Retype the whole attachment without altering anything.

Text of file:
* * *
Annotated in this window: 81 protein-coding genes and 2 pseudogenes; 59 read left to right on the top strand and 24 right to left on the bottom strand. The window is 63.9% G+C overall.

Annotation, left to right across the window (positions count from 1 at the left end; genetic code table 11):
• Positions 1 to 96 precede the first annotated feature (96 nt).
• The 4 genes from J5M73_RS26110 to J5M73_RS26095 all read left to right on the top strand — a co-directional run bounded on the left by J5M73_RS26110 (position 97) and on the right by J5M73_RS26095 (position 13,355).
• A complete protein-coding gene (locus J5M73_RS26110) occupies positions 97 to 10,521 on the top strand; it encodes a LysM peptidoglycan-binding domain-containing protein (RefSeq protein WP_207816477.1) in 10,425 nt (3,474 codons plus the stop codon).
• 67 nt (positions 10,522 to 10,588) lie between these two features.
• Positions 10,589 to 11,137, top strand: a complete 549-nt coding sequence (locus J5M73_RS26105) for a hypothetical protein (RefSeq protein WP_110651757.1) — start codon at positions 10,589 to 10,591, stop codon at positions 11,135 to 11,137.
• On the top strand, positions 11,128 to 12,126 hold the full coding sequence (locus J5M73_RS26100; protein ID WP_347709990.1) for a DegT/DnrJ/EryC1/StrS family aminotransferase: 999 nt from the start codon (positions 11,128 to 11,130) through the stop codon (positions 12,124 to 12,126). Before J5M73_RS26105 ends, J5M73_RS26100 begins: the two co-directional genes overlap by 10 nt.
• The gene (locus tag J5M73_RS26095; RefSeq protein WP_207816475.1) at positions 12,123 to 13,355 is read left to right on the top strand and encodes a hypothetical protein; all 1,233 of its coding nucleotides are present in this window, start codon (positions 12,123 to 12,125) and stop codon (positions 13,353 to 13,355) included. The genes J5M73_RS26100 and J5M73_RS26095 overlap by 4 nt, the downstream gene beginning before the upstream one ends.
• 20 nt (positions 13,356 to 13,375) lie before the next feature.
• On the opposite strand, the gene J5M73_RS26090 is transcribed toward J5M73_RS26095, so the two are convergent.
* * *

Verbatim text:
Annotated in this window: 81 protein-coding genes and 2 pseudogenes; 59 read left to right on the top strand and 24 right to left on the bottom strand. The window is 63.9% G+C overall.

Annotation, left to right across the window (positions count from 1 at the left end; genetic code table 11):
• Positions 1 to 96 precede the first annotated feature (96 nt).
• The 4 genes from J5M73_RS26110 to J5M73_RS26095 all read left to right on the top strand — a co-directional run bounded on the left by J5M73_RS26110 (position 97) and on the right by J5M73_RS26095 (position 13,355).
• A complete protein-coding gene (locus J5M73_RS26110) occupies positions 97 to 10,521 on the top strand; it encodes a LysM peptidoglycan-binding domain-containing protein (RefSeq protein WP_207816477.1) in 10,425 nt (3,474 codons plus the stop codon).
• 67 nt (positions 10,522 to 10,588) lie between these two features.
• Positions 10,589 to 11,137, top strand: a complete 549-nt coding sequence (locus J5M73_RS26105) for a hypothetical protein (RefSeq protein WP_110651757.1) — start codon at positions 10,589 to 10,591, stop codon at positions 11,135 to 11,137.
• On the top strand, positions 11,128 to 12,126 hold the full coding sequence (locus J5M73_RS26100; protein ID WP_347709990.1) for a DegT/DnrJ/EryC1/StrS family aminotransferase: 999 nt from the start codon (positions 11,128 to 11,130) through the stop codon (positions 12,124 to 12,126). Before J5M73_RS26105 ends, J5M73_RS26100 begins: the two co-directional genes overlap by 10 nt.
• The gene (locus tag J5M73_RS26095; RefSeq protein WP_207816475.1) at positions 12,123 to 13,355 is read left to right on the top strand and encodes a hypothetical protein; all 1,233 of its coding nucleotides are present in this window, start codon (positions 12,123 to 12,125) and stop codon (positions 13,353 to 13,355) included. The genes J5M73_RS26100 and J5M73_RS26095 overlap by 4 nt, the downstream gene beginning before the upstream one ends.
• 20 nt (positions 13,356 to 13,375) lie before the next feature.
• On the opposite strand, the gene J5M73_RS26090 is transcribed toward J5M73_RS26095, so the two are convergent.